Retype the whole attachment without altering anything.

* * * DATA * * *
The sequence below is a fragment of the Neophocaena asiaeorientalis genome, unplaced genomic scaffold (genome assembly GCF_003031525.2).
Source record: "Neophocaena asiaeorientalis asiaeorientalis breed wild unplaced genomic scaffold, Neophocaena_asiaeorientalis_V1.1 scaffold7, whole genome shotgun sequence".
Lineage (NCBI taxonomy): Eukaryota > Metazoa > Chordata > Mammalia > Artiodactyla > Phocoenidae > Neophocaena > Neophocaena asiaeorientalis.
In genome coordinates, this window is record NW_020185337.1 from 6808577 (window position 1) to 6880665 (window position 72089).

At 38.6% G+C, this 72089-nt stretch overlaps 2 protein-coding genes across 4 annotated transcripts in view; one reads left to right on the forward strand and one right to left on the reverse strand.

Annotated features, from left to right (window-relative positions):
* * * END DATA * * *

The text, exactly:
The sequence below is a fragment of the Neophocaena asiaeorientalis genome, unplaced genomic scaffold (genome assembly GCF_003031525.2).
Source record: "Neophocaena asiaeorientalis asiaeorientalis breed wild unplaced genomic scaffold, Neophocaena_asiaeorientalis_V1.1 scaffold7, whole genome shotgun sequence".
Lineage (NCBI taxonomy): Eukaryota > Metazoa > Chordata > Mammalia > Artiodactyla > Phocoenidae > Neophocaena > Neophocaena asiaeorientalis.
In genome coordinates, this window is record NW_020185337.1 from 6808577 (window position 1) to 6880665 (window position 72089).

At 38.6% G+C, this 72089-nt stretch overlaps 2 protein-coding genes across 4 annotated transcripts in view; one reads left to right on the forward strand and one right to left on the reverse strand.

Annotated features, from left to right (window-relative positions):